Robert (gurdonark) wrote,


I'm intrigued today with the Quapaw Indian concept of Wakontah, the notion that there is a force in everything, which gives a balance to the universe. The Quapaw considered Wakontah the reason to give reverence to all creation.

Yesterday the day began with a windless, pleasant chill, overcast skies and a deep fog making the outdoors feel like a pleasant cocoon.

We headed down to Plano to the Verizon wireless store. I am not a huge fan of cell phones, but I must use them for my work, and in particular so that I may be reached when I travel. When we first moved back to Texas, I had gotten a StarTac which served me well. I like the look of a "flip phone". But after three and a half years, the buttons no longer worked well, so it was time to get a new phone.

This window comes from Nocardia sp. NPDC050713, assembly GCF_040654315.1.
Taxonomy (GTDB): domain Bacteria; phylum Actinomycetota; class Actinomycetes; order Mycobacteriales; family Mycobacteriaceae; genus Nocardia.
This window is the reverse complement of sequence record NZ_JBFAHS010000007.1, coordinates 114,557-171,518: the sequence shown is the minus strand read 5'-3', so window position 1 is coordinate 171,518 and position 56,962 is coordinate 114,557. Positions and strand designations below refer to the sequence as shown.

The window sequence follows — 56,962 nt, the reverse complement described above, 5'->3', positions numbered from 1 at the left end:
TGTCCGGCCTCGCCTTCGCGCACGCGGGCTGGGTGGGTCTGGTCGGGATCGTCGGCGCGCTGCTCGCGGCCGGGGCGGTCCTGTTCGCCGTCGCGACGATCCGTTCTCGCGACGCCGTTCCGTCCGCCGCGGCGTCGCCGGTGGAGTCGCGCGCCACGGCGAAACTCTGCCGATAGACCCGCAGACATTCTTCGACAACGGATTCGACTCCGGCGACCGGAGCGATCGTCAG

When we first arrived at the cell phone store, worlds of folks were in being helped with their cell phone purchases.
We adjourned to BD's Mongolian Barbecue next door, which was quite good. For some reason, the Texas Mongolian barbecues do not provide the sesame fried rolls integral to that cuisine, but instead offer only flour tortillas. Still, the food was good and the atmosphere was pleasant.

We headed back to the cell phone store, which had cleared out. The choices among telephones I wanted amounted to a narrow choice among different packages of options, all for roughly the same price. Although my wife and I had laughed about the frivolity of the "camera" cell phones (which I had said I would only get if I opened an office as a detective or Secret Agent Man), the pricing was roughly the same, so I acceded when the very professional saleswoman encouraged the purchase of this product.